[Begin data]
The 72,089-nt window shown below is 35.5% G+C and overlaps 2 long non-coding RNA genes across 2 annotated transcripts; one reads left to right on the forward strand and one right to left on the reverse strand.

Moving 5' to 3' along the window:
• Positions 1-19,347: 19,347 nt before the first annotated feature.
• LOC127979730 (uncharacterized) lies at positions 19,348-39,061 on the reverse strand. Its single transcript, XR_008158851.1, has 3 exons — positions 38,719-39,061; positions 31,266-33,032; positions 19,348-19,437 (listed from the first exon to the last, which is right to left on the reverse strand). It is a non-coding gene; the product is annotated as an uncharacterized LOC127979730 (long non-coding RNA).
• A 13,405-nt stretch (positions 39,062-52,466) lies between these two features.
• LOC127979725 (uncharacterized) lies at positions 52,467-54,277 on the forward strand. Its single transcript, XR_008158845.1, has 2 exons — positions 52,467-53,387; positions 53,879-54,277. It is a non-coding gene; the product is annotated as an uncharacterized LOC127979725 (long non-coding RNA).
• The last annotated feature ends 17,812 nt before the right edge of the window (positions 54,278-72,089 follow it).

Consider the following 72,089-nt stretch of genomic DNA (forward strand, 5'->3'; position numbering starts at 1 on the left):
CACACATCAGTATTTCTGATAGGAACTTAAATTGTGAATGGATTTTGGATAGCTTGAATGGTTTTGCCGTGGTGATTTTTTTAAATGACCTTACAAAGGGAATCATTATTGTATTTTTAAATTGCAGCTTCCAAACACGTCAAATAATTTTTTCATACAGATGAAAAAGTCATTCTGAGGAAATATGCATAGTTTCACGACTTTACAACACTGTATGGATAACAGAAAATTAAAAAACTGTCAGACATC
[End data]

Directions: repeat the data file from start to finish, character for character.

The 72,089-nt window shown below is 35.5% G+C and overlaps 2 long non-coding RNA genes across 2 annotated transcripts; one reads left to right on the forward strand and one right to left on the reverse strand.

Moving 5' to 3' along the window:
• Positions 1-19,347: 19,347 nt before the first annotated feature.
• LOC127979730 (uncharacterized) lies at positions 19,348-39,061 on the reverse strand. Its single transcript, XR_008158851.1, has 3 exons — positions 38,719-39,061; positions 31,266-33,032; positions 19,348-19,437 (listed from the first exon to the last, which is right to left on the reverse strand). It is a non-coding gene; the product is annotated as an uncharacterized LOC127979730 (long non-coding RNA).
• A 13,405-nt stretch (positions 39,062-52,466) lies between these two features.
• LOC127979725 (uncharacterized) lies at positions 52,467-54,277 on the forward strand. Its single transcript, XR_008158845.1, has 2 exons — positions 52,467-53,387; positions 53,879-54,277. It is a non-coding gene; the product is annotated as an uncharacterized LOC127979725 (long non-coding RNA).
• The last annotated feature ends 17,812 nt before the right edge of the window (positions 54,278-72,089 follow it).

Consider the following 72,089-nt stretch of genomic DNA (forward strand, 5'->3'; position numbering starts at 1 on the left):
CACACATCAGTATTTCTGATAGGAACTTAAATTGTGAATGGATTTTGGATAGCTTGAATGGTTTTGCCGTGGTGATTTTTTTAAATGACCTTACAAAGGGAATCATTATTGTATTTTTAAATTGCAGCTTCCAAACACGTCAAATAATTTTTTCATACAGATGAAAAAGTCATTCTGAGGAAATATGCATAGTTTCACGACTTTACAACACTGTATGGATAACAGAAAATTAAAAAACTGTCAGACATC